While this troop reduction was under way then-Secretary of State Averill Harriman made a speech that figuratively drew a line in the sand indicating we would defend Formosa (now Taiwan), the Philippines and Japan against any attack. Harriman left South Korea out of the equation, and this omission led North Korea’s Kim Il Sun, the grandfather of the current head of North Korea, to believe we were signaling that we would not intervene in South Korea. Of course, he was wrong.
Today we are again sharply reducing troop levels in South Korea. We are concerned that if President Obama doesn’t include South Korea in his upcoming visit that this omission would again be seen as a signal that they were no longer an important part of our defense plan. Of course, our nation knows differently, but the North Korean mentality is dramatically different than ours.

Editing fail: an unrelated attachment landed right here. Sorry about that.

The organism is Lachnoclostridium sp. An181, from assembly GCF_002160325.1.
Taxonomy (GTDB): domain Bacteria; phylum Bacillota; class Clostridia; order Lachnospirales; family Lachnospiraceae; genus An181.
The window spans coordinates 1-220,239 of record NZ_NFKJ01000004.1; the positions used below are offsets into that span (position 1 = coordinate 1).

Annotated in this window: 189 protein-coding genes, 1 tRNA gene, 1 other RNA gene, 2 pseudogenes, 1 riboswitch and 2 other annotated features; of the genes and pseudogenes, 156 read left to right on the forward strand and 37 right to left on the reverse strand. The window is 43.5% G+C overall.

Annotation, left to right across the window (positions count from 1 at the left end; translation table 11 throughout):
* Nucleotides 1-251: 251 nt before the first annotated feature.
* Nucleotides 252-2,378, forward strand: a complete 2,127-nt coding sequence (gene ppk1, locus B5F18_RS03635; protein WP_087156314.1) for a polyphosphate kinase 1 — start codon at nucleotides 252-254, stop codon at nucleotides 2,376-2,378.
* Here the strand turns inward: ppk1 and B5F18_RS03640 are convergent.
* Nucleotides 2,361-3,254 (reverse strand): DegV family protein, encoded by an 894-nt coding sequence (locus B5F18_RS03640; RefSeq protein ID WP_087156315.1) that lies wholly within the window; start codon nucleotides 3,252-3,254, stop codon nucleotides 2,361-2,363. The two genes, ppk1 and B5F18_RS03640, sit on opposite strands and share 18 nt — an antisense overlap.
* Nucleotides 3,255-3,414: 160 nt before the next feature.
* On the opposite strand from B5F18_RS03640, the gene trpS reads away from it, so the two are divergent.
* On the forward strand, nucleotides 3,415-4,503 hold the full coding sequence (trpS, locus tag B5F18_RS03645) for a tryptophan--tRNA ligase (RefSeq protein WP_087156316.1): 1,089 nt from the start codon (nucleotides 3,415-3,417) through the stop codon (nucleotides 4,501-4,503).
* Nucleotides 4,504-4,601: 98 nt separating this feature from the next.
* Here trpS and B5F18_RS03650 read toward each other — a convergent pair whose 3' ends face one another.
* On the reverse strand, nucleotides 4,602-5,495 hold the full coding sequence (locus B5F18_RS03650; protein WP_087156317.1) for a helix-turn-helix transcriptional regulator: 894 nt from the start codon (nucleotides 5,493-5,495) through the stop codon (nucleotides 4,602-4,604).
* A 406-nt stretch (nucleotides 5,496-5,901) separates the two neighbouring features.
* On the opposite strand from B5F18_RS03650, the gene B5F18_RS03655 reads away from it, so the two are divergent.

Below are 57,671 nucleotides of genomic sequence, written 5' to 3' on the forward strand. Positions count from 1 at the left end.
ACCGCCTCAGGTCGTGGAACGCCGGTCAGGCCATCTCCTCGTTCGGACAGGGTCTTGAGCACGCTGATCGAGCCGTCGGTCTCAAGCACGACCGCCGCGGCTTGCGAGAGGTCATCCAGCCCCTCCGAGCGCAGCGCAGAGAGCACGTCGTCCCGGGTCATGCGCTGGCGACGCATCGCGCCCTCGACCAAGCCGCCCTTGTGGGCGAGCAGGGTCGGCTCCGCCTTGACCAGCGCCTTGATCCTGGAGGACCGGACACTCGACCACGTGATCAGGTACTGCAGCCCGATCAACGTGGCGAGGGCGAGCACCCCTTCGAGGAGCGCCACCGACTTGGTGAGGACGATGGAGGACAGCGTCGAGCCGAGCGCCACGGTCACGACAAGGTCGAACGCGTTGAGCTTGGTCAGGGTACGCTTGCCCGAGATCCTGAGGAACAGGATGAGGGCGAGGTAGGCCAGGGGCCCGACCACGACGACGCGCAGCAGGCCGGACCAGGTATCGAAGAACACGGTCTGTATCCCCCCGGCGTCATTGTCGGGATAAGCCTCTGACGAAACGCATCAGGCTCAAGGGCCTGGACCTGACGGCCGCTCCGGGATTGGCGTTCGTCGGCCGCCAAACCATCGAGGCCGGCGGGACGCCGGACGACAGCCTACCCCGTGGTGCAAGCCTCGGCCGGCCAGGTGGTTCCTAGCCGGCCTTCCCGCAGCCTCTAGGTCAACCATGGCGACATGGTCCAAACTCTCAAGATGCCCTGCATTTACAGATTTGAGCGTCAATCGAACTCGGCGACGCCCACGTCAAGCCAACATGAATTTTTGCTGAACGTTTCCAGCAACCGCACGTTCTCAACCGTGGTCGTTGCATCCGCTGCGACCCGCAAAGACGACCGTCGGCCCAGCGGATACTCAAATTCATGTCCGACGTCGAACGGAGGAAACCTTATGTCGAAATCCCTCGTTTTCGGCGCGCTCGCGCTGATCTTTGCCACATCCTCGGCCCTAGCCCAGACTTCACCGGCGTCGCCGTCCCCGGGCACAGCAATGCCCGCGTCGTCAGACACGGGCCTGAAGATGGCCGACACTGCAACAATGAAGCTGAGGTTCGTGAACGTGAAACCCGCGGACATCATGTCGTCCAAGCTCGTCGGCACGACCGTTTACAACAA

No one can predict the North Korean government’s view of these events or their young, inexperienced, despotic leader’s rationale or actions. There are too many parallels between today and June 1950 to not be concerned. It could be a grave mistake if President Obama snubs South Korea in this next round of visits.
Chapter 133 (The Quiet Warriors) of the Korean War Veterans Association (Fort Wayne) — Kenneth W. Kurtz, commander; Richard H. Loney, vice commander; Wayne Doenges, 2nd vice commander